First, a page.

The Sony Ericsson Xperia Play (aka the "Playstation Phone")  (Source: Sony Ericsson)

The Sony Ericsson Xperia Pro  (Source: Sony Ericsson)

The Sony Ericsson Xperia Neo  (Source: Sony Ericsson)
Sony Ericsson's campaign to regain global smart phone marketshare seems off to a legitimate start

Today at the Mobile World Conference 2011 in Barcelona, Spain, Sony Ericsson took the wraps off three new Android smartphones.  Sony (Ericsson), as you may recall, recently dropped out of the top five in global smartphone market share.  Takings its place were Apple and Chinese Android phone vendor ZTE (RIM was also bumped from the top five).

I. The Xperia Play -- at Last, the "Playstation Phone"

If you can't beat 'em, join 'em, the saying goes and Sony seems to be doing that and then some.  Leading its new Android legion is the Sony Ericsson Xperia Play, better known as the "Playstation Phone".  

The specs for the device have at last been officially announced, and they line up widely with the leaks from the past month or two.  The phone is powered by a second generation Snapdragon 1 GHz core from Qualcomm, with an on-chip Adreno 205 GPU.  The initial OS will be Android 2.3 "Gingerbread".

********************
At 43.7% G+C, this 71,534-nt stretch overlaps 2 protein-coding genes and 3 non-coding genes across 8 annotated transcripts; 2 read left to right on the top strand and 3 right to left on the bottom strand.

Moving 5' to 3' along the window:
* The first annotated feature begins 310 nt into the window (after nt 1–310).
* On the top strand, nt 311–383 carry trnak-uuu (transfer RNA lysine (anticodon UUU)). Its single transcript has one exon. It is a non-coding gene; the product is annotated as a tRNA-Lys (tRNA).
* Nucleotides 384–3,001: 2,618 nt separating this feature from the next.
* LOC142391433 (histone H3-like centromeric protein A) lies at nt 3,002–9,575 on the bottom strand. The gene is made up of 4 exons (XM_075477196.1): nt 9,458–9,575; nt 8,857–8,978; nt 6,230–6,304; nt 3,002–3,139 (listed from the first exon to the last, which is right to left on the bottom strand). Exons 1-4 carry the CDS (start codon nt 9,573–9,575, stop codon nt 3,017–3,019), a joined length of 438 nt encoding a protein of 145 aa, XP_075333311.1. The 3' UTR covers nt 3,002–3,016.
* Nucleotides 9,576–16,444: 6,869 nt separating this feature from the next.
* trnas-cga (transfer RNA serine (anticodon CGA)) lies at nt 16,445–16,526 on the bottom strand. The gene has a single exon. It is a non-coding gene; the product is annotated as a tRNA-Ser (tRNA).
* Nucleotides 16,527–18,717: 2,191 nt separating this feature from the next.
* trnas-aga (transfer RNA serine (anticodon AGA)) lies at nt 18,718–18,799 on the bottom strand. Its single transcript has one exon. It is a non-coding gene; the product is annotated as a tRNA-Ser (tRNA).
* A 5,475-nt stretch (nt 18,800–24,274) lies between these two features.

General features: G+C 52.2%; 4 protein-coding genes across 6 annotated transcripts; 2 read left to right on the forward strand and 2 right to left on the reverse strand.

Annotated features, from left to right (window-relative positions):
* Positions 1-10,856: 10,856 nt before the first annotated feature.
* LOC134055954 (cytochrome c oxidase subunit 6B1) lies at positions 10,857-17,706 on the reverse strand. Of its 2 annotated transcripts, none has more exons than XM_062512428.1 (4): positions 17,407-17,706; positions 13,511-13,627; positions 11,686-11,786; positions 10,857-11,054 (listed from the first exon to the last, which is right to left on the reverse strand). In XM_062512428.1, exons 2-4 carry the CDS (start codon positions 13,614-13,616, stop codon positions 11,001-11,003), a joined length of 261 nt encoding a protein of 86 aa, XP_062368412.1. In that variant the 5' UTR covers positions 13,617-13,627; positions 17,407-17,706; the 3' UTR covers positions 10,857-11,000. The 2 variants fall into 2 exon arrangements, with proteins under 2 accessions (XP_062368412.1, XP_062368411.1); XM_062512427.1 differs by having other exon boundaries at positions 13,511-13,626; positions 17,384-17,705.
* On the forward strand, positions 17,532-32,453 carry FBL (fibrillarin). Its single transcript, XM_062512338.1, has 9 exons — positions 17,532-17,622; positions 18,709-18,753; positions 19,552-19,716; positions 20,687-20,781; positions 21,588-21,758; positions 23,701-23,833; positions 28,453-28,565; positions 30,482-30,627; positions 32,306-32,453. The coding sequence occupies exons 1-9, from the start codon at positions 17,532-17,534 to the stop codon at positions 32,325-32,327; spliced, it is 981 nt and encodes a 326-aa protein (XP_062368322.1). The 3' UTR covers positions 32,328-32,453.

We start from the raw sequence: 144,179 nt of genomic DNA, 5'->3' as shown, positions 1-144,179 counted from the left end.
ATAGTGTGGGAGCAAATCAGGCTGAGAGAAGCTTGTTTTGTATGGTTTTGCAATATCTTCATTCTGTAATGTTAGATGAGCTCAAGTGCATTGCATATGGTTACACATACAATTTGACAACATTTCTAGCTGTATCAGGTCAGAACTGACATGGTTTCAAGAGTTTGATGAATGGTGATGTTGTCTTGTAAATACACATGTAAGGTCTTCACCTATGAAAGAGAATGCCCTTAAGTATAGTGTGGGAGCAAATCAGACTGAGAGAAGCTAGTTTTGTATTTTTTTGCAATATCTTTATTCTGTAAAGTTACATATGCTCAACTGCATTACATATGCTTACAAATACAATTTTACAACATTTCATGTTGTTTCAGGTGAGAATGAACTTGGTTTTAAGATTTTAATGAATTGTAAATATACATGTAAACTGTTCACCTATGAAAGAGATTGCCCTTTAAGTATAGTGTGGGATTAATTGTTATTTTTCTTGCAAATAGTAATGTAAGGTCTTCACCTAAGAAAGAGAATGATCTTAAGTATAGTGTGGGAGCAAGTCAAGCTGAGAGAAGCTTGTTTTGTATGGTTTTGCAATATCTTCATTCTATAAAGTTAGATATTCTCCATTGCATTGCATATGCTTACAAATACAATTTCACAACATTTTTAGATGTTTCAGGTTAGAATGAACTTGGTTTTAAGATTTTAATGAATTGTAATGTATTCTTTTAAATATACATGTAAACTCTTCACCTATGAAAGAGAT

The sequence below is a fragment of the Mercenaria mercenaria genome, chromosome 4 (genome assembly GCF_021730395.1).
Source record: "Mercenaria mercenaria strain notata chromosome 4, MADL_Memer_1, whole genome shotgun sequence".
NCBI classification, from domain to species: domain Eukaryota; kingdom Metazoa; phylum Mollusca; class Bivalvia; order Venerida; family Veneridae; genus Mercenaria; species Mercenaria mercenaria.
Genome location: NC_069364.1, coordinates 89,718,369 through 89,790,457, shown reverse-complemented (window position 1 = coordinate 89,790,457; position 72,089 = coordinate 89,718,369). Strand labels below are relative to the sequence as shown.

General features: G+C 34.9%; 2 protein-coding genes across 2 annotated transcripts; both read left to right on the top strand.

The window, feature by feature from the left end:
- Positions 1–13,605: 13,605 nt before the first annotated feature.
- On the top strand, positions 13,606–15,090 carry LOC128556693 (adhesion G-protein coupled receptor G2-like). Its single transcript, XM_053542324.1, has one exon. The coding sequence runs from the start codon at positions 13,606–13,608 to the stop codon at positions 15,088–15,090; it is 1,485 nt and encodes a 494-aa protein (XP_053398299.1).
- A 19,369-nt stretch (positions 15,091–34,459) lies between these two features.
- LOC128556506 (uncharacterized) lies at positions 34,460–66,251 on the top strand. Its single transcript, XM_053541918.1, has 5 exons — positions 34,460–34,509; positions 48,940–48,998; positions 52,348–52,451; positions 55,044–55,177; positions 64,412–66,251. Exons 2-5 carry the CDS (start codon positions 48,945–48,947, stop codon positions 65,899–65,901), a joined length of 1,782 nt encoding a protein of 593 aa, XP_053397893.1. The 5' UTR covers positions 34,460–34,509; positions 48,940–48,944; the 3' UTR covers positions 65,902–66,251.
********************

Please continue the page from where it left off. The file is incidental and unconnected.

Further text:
The phone is capable of basic 3D gameplay at 60 frames per second (think Playstation/iPhone quality).  There's a 854x480 multi-touch ready 4-inch screen.  Included with this atraditional slider is a full slide-out (flattened) landscape-mode playstation controller.  There are two simulated analog stick at the center, start/select buttons, the arrow pad, the triangle/square/circle/"X" button pad, and a single pair of shoulder triggers.  L2/R2 buttons are included in virtual form on-screen.

The package is rounded out with stereo speakers and the typical fare -- a 5 MP camera, Bluetooth, and Wi-Fi.  Onboard is Sony's Timescape UI (analogous to HTC's Sense UI, etc.).

While the phone is technically no more powerful than a number of the recent and upcoming Android models -- less powerful than some, in fact -- it has the advantage of being backed by Sony, who promises to offer it exclusive gaming support.  The phone will come preloaded with a "legendary" PS One game, which was revealed on Sunday to be Crash Bandicoot.  

At launch Sony promises 50 titles from 20 publishers.  Launch titles displayed at MWC '11 include Star Battalion, FIFA, and Asphalt.  Sony says it will begin to slowly roll out the entire Playstation software library, launching a new set of classic titles on a weekly basis.  Multiplayer titles will allow you to play games with friends over Wi-Fi.

Sony promises up to 8 hours and 25 minutes of talk time (on GSM, slightly less on CDMA), 5 hours and 35 minutes of gameplay time, or 30 hours and 35 minutes of music playback on a single charge.

The phone will be available on the Verizon network in the U.S. in the "early spring".  As the phone comes in both GSM and CDMA forms, it is possible that it may become available on other networks as well.

II. The Xperia Pro